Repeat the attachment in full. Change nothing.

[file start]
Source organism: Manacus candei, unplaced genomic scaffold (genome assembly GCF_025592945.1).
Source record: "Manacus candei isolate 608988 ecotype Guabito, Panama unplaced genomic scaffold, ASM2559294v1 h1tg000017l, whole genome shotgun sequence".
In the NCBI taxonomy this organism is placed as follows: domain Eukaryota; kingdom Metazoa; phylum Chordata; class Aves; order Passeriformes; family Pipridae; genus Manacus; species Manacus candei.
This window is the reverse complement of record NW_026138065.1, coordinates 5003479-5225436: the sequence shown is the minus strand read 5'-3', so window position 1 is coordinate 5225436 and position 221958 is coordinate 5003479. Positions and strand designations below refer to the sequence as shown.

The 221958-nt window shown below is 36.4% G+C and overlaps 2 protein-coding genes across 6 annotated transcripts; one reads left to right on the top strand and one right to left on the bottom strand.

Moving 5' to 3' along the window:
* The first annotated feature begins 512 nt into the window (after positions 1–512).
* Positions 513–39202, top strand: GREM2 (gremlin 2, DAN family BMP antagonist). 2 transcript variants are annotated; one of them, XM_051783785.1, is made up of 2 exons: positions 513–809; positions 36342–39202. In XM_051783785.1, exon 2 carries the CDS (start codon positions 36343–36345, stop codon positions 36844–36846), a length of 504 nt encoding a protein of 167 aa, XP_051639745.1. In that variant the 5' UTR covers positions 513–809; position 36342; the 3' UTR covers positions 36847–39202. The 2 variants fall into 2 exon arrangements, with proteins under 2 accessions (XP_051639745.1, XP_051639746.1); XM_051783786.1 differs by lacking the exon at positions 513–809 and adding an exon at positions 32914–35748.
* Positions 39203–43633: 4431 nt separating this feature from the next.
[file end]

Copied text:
Source organism: Manacus candei, unplaced genomic scaffold (genome assembly GCF_025592945.1).
Source record: "Manacus candei isolate 608988 ecotype Guabito, Panama unplaced genomic scaffold, ASM2559294v1 h1tg000017l, whole genome shotgun sequence".
In the NCBI taxonomy this organism is placed as follows: domain Eukaryota; kingdom Metazoa; phylum Chordata; class Aves; order Passeriformes; family Pipridae; genus Manacus; species Manacus candei.
This window is the reverse complement of record NW_026138065.1, coordinates 5003479-5225436: the sequence shown is the minus strand read 5'-3', so window position 1 is coordinate 5225436 and position 221958 is coordinate 5003479. Positions and strand designations below refer to the sequence as shown.

The 221958-nt window shown below is 36.4% G+C and overlaps 2 protein-coding genes across 6 annotated transcripts; one reads left to right on the top strand and one right to left on the bottom strand.

Moving 5' to 3' along the window:
* The first annotated feature begins 512 nt into the window (after positions 1–512).
* Positions 513–39202, top strand: GREM2 (gremlin 2, DAN family BMP antagonist). 2 transcript variants are annotated; one of them, XM_051783785.1, is made up of 2 exons: positions 513–809; positions 36342–39202. In XM_051783785.1, exon 2 carries the CDS (start codon positions 36343–36345, stop codon positions 36844–36846), a length of 504 nt encoding a protein of 167 aa, XP_051639745.1. In that variant the 5' UTR covers positions 513–809; position 36342; the 3' UTR covers positions 36847–39202. The 2 variants fall into 2 exon arrangements, with proteins under 2 accessions (XP_051639745.1, XP_051639746.1); XM_051783786.1 differs by lacking the exon at positions 513–809 and adding an exon at positions 32914–35748.
* Positions 39203–43633: 4431 nt separating this feature from the next.